CAVE JUNCTION, Ore. — By the end of this month, the last production sawmill in Josephine County will be shut down. The closure of Rough and Ready Sawmill a few weeks ago caught many people by surprise, but mill owners say it’s been coming for several years under federal timber sale policies.
Lumber trucks are hauling away some of the last lumber produced by Rough and Ready Lumber Company. Long a producer of high quality pine and other sawn wood products, the 90-year old company is forced to close its operation because it cannot keep a steady supply of raw material.
“As logs became scarce we tried to find other ways to, to keep ourselves going on the smaller log scale,” said Jennifer Phillipi. “We really need to run 2 shifts and we need to make more investments in our conventional mill and we just can’t do it because we can’t count on the log supply. It’s been 23 years and there still hasn’t been a solution to this Federal timber controversy and we just can’t wait longer.”
As Phillipi and her family look over photo albums of mill staff get-togethers and historic pictures, they recall how her grandfather and great uncles got started in the lumber business soon after world war one with a small mill near Selma.
“It was Krauss Brothers in Selma, and then they bought an existing mill here in 1943. And my grandmother named it ‘Rough and Ready Mill’ because we’re on Rough and Ready Creek here. My grandma named it Rough and Ready back then,” Phillipi recalled.
Her brother, Joe Krauss, has worked for the company all his life – first as an 8-year-old doing cleanup in the pine lumber yard.
“Us kids would come along with my brother Greg. He’d have a forklift and we’d stack all these blocks and I got paid 50 cents an hour, and that was in about 1972,” Krauss recalled.
Krauss later learned the millwright’s duties and says he had a hand in construction of most every part of the mill as it grew over the last 40 years.
“I grew up with everybody that was out there. Most of the people that I worked with, and work with presently, I went to school with! I went to grade school with some of them,” said Krauss. “I grew up, went to weddings. Went to funerals. It’s part of the community. They are. We are. We all grew up, it’s a family. It’s the Rough and Ready family.”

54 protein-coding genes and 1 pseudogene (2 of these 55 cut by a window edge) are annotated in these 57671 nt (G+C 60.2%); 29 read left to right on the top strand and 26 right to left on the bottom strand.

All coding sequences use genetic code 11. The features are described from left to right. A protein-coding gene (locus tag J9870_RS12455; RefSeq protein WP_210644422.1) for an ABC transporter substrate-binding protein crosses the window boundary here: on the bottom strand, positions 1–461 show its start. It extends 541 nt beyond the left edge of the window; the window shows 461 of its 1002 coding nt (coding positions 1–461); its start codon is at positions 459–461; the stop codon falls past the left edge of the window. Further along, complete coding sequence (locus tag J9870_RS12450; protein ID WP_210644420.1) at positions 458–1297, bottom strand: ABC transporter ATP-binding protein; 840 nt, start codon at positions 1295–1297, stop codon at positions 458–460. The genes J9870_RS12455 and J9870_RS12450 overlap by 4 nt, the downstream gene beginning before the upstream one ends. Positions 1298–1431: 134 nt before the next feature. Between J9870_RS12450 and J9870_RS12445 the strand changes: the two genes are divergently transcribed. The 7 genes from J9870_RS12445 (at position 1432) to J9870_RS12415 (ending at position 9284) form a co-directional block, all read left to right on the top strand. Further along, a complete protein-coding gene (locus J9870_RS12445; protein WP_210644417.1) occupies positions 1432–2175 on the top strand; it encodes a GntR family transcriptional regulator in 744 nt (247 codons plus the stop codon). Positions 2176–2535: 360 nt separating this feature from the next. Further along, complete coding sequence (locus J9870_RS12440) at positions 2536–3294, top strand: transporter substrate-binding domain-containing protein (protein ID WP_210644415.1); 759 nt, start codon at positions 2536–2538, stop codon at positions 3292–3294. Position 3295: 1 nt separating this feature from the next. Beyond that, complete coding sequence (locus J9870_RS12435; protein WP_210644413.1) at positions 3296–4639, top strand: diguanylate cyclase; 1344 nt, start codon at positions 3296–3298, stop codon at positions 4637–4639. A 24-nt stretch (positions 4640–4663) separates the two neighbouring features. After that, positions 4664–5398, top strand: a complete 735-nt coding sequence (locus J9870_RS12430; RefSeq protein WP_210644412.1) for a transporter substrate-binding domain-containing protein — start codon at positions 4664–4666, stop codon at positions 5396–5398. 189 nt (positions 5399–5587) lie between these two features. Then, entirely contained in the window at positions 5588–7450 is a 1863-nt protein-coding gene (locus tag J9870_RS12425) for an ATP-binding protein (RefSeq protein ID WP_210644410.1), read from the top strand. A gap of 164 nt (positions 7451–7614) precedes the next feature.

“The day we had to make our announcement, we just felt like we were breaking up a big family. It was really, really a tragic thing,” said Phillipi.
So, generations of Illinois Valley families have helped Rough and Ready make it when other companies might have gone under. So much so that this is the last production sawmill left standing in Josephine County where once there were dozens.
“We really focused on grade and the quality of our products and so the idea was to get more money out of each piece of lumber instead of needing more logs,” said Phillipi.
Early on the company built a mill just to saw the smaller diameter timber that seemed to be becoming more available, than the traditional mature logs. They also built a co-generation plant to burn wood waste to produce steam for drying lumber and electricity to power the plant.
It was also designed to utilize undersize logs from forest thinning and fuel reduction projects. So now, the last of the dry pine is being surfaced and shipped to customers anxious to get their hands on rough and ready shop lumber. This is the material prized for making window and door frames, moldings and other wood products. And what’s next for the mill?
“If there was another company that had access to timber we don’t have access to, or, had a different formula you know, somebody that wanted to make products for their own consumption,” said Phillipi. “Or you know, somebody else could do it. We would be thrilled to be partners or have then do it, because this community is really important to us.”
Until then, you can almost hear the echo of the saws and other equipment drifting through the mill, even though cleanup crews are picking up the last of the sawdust, sharpening the saws and putting them away. Within a couple weeks, this will all be silent, and 90 years of Illinois Valley history will be shut down. This has been a family business, not just for the Krauss family, but for many of the families of the Illinois Valley.
Jennifer Phillipi says even though the company owns about 25,000 acres of former Medco timberland, it only provides about a fourth of the timber needed to keep the mill running on a financially sound basis.